Tygart suggests allowing the national anti-doping agencies to perform the testing and decide who gets tested and for what substance - the latter point made more important by the fact that the first Amgen Tour of California did not include doping control tests for EPO, Amgen's key money-making drug, a drug we now know was being widely abused leading up to that first edition in 2006.
"It was terrible for the sponsors, and terrible for clean athletes," said of the failure to perform EPO tests. "If we or any NADA were testing that event, that would never have happened. Did it happen because of incompetence of a foreign entity sending testers into the US? Or did it happen because they intentionally didn't want to have people test positive for EPO? You have to ask that question. I don't know that the proof of that is there, but you have to ask the question: Why, as a sport organiser, would you put yourself in the position to have those questions asked... unless you want to control it for your own self-interested outcome."
The UCI's Management Committee decided at its emergency meeting last month that it was necessary to form an independent commission to examine the "various allegations made about UCI relating to the Armstrong affair", but Tygart hopes the scope will be broader than just looking into a few key issues such as Armstrong's 2001 Tour de Suisse doping control which was suspicious for EPO.
"It has to have a broad term of reference and look into any and every aspect... to do to some extent what the Mitchell Report did for baseball - not only look into the past and expose the past, but to learn the lesson so you can unshackle yourself from that past. And have tangible recommendations put in place so you can ensure the sport moves in the right direction."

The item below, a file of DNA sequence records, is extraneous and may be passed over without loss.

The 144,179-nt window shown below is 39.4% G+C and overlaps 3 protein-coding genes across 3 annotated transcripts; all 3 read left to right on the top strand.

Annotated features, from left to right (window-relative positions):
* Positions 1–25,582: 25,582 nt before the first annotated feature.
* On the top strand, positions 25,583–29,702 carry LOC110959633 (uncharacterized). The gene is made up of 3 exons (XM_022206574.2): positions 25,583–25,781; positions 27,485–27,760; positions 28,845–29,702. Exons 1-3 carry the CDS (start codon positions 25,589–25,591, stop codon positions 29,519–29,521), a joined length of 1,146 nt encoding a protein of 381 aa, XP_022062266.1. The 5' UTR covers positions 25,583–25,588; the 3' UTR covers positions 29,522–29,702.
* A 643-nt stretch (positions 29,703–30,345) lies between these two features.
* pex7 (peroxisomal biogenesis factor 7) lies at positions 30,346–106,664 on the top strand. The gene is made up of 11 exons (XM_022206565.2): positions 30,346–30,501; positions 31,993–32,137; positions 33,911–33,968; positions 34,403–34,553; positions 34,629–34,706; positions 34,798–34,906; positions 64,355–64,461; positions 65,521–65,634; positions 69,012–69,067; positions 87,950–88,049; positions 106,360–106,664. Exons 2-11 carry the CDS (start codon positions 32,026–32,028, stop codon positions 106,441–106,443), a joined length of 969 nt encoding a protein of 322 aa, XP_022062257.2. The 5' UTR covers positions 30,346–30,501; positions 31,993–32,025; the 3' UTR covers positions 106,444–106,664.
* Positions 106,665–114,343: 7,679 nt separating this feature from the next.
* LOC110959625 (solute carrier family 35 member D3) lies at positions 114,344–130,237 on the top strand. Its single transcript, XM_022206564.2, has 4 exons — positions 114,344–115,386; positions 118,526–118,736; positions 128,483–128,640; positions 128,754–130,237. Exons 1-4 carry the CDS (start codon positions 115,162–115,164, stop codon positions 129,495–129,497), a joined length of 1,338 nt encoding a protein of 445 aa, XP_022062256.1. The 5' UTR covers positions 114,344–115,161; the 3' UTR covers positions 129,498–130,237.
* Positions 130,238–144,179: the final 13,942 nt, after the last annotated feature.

Tygart reiterated that he thinks a "truth and reconciliation" and a willingness to objectively examine cycling's past is the only way for the sport to move on, and does not agree with the Sky team's "zero tolerance" anti-doping policy.
"If you doped, that's basically a lie. So you're going to have no problem continuing to lie. If you're asked if you doped in the past and you know there will be consequences if you finally tell the truth, are you going to tell the truth? No, you're just going to continue to lie.
"That further sustains cheaters within the sport who are living a lie, who have to continue to live the lie, so there's a lot less likelihood they're ever going to change their ways, seek forgiveness and be redeemed. Which is why we think it's really important to have a meaningful truth and reconciliation."
If anything comes out of all of the ugliness unearthed in the investigation into cycling's doping issues, Tygart hopes that his agency, their equivalents around the world, and WADA itself, have proven that they can provide a reasonable avenue for clean athletes to report on doping activities.
"Hopefully this proves they will treat you with empathy and compassion. They will hold you accountable where you've broken the rules, but they'll be compassionate about it and look at the bigger picture rather than stifle one individual athlete," he said.
"Hopefully what that does is send a very powerful deterrent and preventative message to those athletes who may have thought they could get away with it or grow so big they become too big to fail."